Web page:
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Automania/Repair & Maintenance
AUTO QUESTIONS AND ANSWERS FOR WEEK 30 YEAR 2000
by Bob Hagin
Q. I have a '97 Toyota 4Runner, SR5, 4-wheel drive, automatic transmission, V6 engine and 24,000 miles. As you know, most 4-wheel drives are really 2-wheel drive - one front and one rear. Last time I was in the snow, I was sort of left high and dry with the left front and the right rear spinning. A locking differential or limited slip rear end is one of those "options" that are not available on a 4Runner unless you buy the most expensive (Limited) model. Is it feasible to put in either a differential lock or a limited slip as an aftermarket product or by using original equipment Toyota parts?
A. Aftermarket performance equipment for the 4Runner and the Toyota pickups is readily available. I'm told that one of the strongest and most easily installed is made by Powertrax (www.powertrax.com) and that they make them for both front and rear differentials. Most major areas have shops that specialize in off-road equipment and repairs but you have to dig for them. The only problem you might run into is that installing one might negate some part of your warranty or warranties. An original equipment system should be no problem, but expensive and not all Toyota dealership shops are keen on doing "specialty" work. You can try Toyota Racing Development (TRD) at www.trdusa.com. While the limited slip differential wasn't an option on the SR5 in '97, it is available on the '00 model as part of a special sport package. Usually this means that one can be retrofitted to a slightly older model.
Q. I am concerned about changing my oil. I bought a lifetime oil change program for my 1996 Ford Escort when I bought it new. Since I've retired, I only put 100 miles on my car each month. Ford told me that they would not change my oil until I get 23,5090 miles on it which would take around two years at the rate I drive now. They told me to go out and drive more. I though that the oil changes would be done every three months regardless of the number of miles I drive.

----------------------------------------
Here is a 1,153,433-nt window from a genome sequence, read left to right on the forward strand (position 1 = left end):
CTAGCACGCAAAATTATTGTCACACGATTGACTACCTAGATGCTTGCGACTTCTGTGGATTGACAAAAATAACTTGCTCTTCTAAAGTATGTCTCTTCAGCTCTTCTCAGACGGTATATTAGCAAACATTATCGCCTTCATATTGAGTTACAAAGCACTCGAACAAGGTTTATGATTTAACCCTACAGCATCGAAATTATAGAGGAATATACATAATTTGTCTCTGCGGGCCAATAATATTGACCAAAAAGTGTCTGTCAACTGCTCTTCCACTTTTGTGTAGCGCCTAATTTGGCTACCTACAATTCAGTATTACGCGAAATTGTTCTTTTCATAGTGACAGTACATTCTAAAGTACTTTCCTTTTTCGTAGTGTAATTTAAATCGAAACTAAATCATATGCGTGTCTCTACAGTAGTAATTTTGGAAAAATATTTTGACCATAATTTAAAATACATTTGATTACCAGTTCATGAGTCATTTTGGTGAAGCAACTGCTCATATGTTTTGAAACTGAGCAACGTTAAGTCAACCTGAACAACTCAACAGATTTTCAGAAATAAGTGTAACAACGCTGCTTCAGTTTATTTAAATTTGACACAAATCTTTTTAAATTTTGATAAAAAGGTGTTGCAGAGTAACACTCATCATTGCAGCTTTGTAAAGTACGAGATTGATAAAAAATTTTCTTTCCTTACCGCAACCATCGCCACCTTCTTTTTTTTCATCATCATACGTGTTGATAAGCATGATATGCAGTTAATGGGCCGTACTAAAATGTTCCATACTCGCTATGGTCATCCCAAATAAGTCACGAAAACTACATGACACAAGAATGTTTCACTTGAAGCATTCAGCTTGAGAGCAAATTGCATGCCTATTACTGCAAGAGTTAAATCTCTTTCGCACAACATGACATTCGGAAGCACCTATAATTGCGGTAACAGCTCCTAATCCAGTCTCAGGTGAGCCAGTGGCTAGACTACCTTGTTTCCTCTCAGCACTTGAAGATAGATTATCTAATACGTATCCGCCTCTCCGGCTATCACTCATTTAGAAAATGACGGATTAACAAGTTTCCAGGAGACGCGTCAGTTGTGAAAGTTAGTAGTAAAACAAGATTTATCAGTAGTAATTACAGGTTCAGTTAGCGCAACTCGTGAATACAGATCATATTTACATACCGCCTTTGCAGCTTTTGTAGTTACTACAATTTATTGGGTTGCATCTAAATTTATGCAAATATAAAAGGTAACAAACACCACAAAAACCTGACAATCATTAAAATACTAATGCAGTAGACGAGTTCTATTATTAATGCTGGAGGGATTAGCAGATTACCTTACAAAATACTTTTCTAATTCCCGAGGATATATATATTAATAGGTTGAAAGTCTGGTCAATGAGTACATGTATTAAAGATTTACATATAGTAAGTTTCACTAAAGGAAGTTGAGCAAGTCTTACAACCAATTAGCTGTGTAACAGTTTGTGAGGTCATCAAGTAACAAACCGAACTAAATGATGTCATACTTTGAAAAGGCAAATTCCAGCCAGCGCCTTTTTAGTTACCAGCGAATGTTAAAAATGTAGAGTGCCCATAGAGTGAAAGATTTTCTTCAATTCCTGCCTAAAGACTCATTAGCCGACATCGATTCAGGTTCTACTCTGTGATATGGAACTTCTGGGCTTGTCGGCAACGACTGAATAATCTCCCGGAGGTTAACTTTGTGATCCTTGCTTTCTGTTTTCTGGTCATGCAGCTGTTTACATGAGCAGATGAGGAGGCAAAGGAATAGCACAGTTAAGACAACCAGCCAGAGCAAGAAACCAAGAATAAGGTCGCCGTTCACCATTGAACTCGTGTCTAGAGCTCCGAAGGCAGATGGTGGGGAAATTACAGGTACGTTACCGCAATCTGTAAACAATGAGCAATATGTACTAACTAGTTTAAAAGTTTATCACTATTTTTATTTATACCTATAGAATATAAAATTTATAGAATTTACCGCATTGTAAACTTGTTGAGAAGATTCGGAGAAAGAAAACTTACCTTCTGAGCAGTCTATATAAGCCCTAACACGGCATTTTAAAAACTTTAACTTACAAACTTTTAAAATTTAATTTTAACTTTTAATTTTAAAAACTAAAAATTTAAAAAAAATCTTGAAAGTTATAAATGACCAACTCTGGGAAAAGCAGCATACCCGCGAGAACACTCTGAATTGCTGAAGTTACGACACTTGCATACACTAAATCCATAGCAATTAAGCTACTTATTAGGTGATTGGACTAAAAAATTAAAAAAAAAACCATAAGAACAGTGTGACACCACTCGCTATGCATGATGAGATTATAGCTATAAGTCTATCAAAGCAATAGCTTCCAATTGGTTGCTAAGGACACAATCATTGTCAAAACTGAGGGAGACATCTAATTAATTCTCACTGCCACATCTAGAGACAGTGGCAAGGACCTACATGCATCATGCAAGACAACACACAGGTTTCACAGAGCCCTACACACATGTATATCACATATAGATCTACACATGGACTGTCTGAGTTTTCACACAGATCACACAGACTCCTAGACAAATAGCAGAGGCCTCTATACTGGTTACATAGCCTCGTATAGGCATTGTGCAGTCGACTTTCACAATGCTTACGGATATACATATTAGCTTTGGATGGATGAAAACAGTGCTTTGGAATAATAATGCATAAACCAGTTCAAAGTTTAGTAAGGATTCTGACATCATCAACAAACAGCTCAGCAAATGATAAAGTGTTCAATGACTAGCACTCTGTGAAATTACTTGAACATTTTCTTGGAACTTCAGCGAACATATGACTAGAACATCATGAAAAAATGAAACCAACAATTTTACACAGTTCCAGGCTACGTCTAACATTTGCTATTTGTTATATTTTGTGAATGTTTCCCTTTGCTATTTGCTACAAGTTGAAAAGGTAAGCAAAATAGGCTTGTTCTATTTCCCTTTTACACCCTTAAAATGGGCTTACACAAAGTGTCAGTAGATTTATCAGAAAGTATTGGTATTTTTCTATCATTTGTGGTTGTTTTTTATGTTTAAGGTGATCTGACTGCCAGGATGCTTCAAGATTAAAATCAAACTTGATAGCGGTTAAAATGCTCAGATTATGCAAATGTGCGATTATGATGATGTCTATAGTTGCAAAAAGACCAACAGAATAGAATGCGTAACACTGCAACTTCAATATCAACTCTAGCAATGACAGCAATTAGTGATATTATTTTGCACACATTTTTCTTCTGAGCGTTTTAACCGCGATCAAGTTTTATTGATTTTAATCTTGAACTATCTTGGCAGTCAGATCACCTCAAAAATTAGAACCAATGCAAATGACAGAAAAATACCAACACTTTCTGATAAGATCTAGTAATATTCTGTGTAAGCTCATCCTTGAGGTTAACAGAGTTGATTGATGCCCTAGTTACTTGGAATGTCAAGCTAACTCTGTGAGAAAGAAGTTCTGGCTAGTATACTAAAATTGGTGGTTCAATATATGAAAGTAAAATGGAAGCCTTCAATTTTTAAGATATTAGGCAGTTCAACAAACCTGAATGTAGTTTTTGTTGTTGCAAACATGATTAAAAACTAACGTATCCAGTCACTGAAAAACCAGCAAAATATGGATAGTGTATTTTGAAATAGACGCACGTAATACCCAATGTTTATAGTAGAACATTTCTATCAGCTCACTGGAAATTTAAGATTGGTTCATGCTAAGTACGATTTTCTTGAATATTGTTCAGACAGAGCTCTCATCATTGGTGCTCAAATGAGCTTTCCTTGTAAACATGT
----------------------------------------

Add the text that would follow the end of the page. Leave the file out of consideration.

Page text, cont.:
A. Oil doesn't wear out but in an engine, oil becomes contaminated with the by-products of combustion and if you don't drive your Ford often enough to get the oil hot enough to burn off these contaminants, they'll affect engine bearings and piston rings. The alternative is to change your oil and oil filter more often or drive it harder and more frequently. If you plan to keep the car, but don't want to do more driving, the alternative is to change it more often and pay for it. Unfortunately, I don't know of a simple "litmus test" for motor oil contaminants that can be done at home.
Q. I have a '94 Ford Explorer four-door, two-wheel drive Eddie Bauer. At 65 to 75 mph, it feels like all my wheels are out of balance. The tires are not the originals but are of the same size. I didn't notice the vibration until about 66,000 miles, when the new tires had gone 10,000 miles. I had five different tire shop balance them and they were only a little out. Ford replaced the rear pinion seal at 70,000 miles but said the bearings were OK. On the internet, I found that new motor mounts, another set of shocks and a rear axle damper may or may not fix it for $900 excluding labor. By law, wheel balancing is limited to 55 mph.
A. Ford has always depended on add-on vibration dampers on transmissions and rear ends so the kit may be your only cure but first pull the oil from the differential, save it and inspect for ferrous "bits" using a magnet. "Burnelled" pinion bearings caused by incorrect preload can cause a vibration like you describe and so can an out-of-balance or a misaligned drive shaft.
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